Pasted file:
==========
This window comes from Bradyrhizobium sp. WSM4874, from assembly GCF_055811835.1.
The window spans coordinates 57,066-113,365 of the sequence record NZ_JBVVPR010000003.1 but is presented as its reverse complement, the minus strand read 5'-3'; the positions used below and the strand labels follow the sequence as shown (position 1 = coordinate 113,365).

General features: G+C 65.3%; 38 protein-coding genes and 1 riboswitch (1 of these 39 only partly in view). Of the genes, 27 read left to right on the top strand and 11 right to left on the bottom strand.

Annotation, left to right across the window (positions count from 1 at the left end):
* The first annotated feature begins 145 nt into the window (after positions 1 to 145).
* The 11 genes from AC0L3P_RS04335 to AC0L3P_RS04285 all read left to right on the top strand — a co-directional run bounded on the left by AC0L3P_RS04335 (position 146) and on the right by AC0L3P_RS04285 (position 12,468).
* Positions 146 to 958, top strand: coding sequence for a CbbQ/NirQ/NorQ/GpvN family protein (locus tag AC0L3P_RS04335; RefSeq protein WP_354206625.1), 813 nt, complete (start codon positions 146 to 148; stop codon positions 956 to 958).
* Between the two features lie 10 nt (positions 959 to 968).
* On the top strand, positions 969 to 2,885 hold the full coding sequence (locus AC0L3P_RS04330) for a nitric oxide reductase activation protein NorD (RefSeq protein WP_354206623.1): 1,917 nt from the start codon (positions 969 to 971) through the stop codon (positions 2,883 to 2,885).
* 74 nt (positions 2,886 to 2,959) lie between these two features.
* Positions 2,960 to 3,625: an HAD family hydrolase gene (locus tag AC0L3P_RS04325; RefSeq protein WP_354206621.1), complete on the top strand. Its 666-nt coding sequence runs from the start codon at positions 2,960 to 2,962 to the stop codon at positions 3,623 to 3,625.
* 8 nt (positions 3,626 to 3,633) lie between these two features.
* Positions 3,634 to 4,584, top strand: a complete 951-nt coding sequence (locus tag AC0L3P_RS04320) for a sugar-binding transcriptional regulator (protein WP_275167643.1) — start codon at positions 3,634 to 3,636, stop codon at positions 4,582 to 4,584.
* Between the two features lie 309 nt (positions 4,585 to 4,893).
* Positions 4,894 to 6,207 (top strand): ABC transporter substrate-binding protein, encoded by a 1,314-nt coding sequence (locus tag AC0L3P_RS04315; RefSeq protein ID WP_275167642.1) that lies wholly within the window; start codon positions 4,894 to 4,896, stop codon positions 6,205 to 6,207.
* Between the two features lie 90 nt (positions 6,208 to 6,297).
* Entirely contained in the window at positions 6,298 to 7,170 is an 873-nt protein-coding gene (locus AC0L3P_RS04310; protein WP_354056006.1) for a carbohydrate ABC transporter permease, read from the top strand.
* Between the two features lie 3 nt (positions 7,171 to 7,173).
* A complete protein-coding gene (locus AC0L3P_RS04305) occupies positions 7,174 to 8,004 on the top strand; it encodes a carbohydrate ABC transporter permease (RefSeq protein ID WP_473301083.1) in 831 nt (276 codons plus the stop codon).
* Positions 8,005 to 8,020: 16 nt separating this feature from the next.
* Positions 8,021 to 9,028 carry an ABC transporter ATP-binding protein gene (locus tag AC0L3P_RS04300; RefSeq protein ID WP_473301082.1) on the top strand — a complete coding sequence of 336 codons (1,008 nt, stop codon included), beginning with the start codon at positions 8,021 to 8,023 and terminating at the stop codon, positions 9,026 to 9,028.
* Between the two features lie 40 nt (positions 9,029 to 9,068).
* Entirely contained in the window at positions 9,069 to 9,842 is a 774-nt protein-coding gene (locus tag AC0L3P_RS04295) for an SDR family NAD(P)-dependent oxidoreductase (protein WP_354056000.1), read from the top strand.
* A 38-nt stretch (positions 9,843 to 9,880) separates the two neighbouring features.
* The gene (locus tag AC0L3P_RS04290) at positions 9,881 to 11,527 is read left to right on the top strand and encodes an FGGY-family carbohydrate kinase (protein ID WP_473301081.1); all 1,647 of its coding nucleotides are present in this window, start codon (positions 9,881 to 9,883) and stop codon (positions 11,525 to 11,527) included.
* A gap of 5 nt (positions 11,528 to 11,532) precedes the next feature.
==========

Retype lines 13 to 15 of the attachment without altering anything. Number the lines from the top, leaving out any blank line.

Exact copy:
* Positions 3,634 to 4,584, top strand: a complete 951-nt coding sequence (locus tag AC0L3P_RS04320) for a sugar-binding transcriptional regulator (protein WP_275167643.1) — start codon at positions 3,634 to 3,636, stop codon at positions 4,582 to 4,584.
* Between the two features lie 309 nt (positions 4,585 to 4,893).
* Positions 4,894 to 6,207 (top strand): ABC transporter substrate-binding protein, encoded by a 1,314-nt coding sequence (locus tag AC0L3P_RS04315; RefSeq protein ID WP_275167642.1) that lies wholly within the window; start codon positions 4,894 to 4,896, stop codon positions 6,205 to 6,207.